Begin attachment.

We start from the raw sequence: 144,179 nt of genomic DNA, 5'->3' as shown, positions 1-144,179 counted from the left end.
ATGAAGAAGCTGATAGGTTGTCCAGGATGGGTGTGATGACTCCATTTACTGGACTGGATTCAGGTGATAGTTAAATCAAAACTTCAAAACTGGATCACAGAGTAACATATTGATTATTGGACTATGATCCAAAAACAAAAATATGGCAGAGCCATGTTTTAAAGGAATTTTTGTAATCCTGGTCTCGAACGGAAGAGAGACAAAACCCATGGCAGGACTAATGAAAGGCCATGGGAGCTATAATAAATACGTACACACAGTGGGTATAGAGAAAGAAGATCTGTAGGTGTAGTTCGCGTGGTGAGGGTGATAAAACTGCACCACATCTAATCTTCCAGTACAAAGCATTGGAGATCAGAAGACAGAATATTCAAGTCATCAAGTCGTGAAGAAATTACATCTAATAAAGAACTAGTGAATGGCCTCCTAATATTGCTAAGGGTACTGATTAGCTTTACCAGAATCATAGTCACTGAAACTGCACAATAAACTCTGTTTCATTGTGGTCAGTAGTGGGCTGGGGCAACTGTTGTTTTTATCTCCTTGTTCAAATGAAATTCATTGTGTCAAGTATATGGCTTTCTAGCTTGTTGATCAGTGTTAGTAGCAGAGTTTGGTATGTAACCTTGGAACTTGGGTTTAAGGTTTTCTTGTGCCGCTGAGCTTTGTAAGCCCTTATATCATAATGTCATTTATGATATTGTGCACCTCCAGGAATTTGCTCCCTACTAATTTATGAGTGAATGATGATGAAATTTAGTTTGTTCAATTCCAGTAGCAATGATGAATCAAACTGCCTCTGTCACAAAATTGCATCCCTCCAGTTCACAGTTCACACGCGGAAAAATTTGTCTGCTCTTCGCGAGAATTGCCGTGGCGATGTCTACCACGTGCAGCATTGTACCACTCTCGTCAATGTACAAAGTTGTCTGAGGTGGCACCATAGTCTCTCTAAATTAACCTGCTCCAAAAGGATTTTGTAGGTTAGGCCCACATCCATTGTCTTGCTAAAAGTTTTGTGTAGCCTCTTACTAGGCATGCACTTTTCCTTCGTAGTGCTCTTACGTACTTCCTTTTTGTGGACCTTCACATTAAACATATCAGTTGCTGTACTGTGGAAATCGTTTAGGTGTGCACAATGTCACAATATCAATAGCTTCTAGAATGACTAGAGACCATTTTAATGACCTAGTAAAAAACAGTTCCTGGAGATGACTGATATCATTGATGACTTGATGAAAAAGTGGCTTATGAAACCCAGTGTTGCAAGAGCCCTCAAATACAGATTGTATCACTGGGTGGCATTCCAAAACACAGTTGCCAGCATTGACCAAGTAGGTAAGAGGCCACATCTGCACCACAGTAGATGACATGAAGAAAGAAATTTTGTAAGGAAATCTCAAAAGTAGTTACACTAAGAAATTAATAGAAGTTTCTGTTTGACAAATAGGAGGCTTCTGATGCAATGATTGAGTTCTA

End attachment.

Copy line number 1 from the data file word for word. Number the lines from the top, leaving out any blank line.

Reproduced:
We start from the raw sequence: 144,179 nt of genomic DNA, 5'->3' as shown, positions 1-144,179 counted from the left end.